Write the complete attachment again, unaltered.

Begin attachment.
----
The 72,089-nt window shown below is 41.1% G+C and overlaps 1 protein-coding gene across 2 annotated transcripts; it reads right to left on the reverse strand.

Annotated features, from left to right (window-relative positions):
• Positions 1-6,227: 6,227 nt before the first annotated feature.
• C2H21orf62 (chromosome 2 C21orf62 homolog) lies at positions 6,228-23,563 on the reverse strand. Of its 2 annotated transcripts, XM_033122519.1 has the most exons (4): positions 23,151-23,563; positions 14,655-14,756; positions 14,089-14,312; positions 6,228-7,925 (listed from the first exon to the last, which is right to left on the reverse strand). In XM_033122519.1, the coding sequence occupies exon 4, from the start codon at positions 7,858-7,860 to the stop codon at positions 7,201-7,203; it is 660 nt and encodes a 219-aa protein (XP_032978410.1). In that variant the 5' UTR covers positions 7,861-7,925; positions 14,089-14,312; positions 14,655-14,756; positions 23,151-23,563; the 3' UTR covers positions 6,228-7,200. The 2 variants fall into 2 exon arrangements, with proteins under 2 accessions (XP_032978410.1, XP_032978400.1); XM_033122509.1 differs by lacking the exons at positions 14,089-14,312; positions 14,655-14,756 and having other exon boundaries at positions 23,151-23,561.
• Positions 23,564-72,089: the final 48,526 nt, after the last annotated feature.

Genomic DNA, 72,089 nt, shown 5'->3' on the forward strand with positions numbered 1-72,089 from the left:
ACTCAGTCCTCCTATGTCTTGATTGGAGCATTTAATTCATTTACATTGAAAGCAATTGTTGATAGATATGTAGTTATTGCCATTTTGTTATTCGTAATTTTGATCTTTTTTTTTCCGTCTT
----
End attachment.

The 72,089-nt window shown below is 41.1% G+C and overlaps 1 protein-coding gene across 2 annotated transcripts; it reads right to left on the reverse strand.

Annotated features, from left to right (window-relative positions):
• Positions 1-6,227: 6,227 nt before the first annotated feature.
• C2H21orf62 (chromosome 2 C21orf62 homolog) lies at positions 6,228-23,563 on the reverse strand. Of its 2 annotated transcripts, XM_033122519.1 has the most exons (4): positions 23,151-23,563; positions 14,655-14,756; positions 14,089-14,312; positions 6,228-7,925 (listed from the first exon to the last, which is right to left on the reverse strand). In XM_033122519.1, the coding sequence occupies exon 4, from the start codon at positions 7,858-7,860 to the stop codon at positions 7,201-7,203; it is 660 nt and encodes a 219-aa protein (XP_032978410.1). In that variant the 5' UTR covers positions 7,861-7,925; positions 14,089-14,312; positions 14,655-14,756; positions 23,151-23,563; the 3' UTR covers positions 6,228-7,200. The 2 variants fall into 2 exon arrangements, with proteins under 2 accessions (XP_032978410.1, XP_032978400.1); XM_033122509.1 differs by lacking the exons at positions 14,089-14,312; positions 14,655-14,756 and having other exon boundaries at positions 23,151-23,561.
• Positions 23,564-72,089: the final 48,526 nt, after the last annotated feature.

Genomic DNA, 72,089 nt, shown 5'->3' on the forward strand with positions numbered 1-72,089 from the left:
ACTCAGTCCTCCTATGTCTTGATTGGAGCATTTAATTCATTTACATTGAAAGCAATTGTTGATAGATATGTAGTTATTGCCATTTTGTTATTCGTAATTTTGATCTTTTTTTTTCCGTCTT